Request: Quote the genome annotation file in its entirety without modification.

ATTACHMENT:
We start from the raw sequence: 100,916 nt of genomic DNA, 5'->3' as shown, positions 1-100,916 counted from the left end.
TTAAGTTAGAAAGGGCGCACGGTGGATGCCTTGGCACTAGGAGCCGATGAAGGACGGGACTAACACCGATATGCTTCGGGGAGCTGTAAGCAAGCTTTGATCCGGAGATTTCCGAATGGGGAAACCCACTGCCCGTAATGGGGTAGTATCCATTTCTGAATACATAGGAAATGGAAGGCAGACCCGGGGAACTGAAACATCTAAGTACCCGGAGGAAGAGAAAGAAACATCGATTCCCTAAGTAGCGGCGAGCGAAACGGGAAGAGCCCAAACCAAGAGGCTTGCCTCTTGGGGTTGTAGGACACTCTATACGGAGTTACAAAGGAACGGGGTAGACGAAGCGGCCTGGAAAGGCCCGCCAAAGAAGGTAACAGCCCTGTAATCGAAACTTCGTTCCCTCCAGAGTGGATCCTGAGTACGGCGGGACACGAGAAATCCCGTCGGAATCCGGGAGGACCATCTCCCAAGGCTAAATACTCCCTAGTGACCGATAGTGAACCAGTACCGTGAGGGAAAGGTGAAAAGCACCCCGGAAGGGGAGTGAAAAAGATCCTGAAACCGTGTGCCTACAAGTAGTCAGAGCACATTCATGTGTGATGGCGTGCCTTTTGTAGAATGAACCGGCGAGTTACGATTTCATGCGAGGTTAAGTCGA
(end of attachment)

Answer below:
We start from the raw sequence: 100,916 nt of genomic DNA, 5'->3' as shown, positions 1-100,916 counted from the left end.
TTAAGTTAGAAAGGGCGCACGGTGGATGCCTTGGCACTAGGAGCCGATGAAGGACGGGACTAACACCGATATGCTTCGGGGAGCTGTAAGCAAGCTTTGATCCGGAGATTTCCGAATGGGGAAACCCACTGCCCGTAATGGGGTAGTATCCATTTCTGAATACATAGGAAATGGAAGGCAGACCCGGGGAACTGAAACATCTAAGTACCCGGAGGAAGAGAAAGAAACATCGATTCCCTAAGTAGCGGCGAGCGAAACGGGAAGAGCCCAAACCAAGAGGCTTGCCTCTTGGGGTTGTAGGACACTCTATACGGAGTTACAAAGGAACGGGGTAGACGAAGCGGCCTGGAAAGGCCCGCCAAAGAAGGTAACAGCCCTGTAATCGAAACTTCGTTCCCTCCAGAGTGGATCCTGAGTACGGCGGGACACGAGAAATCCCGTCGGAATCCGGGAGGACCATCTCCCAAGGCTAAATACTCCCTAGTGACCGATAGTGAACCAGTACCGTGAGGGAAAGGTGAAAAGCACCCCGGAAGGGGAGTGAAAAAGATCCTGAAACCGTGTGCCTACAAGTAGTCAGAGCACATTCATGTGTGATGGCGTGCCTTTTGTAGAATGAACCGGCGAGTTACGATTTCATGCGAGGTTAAGTCGA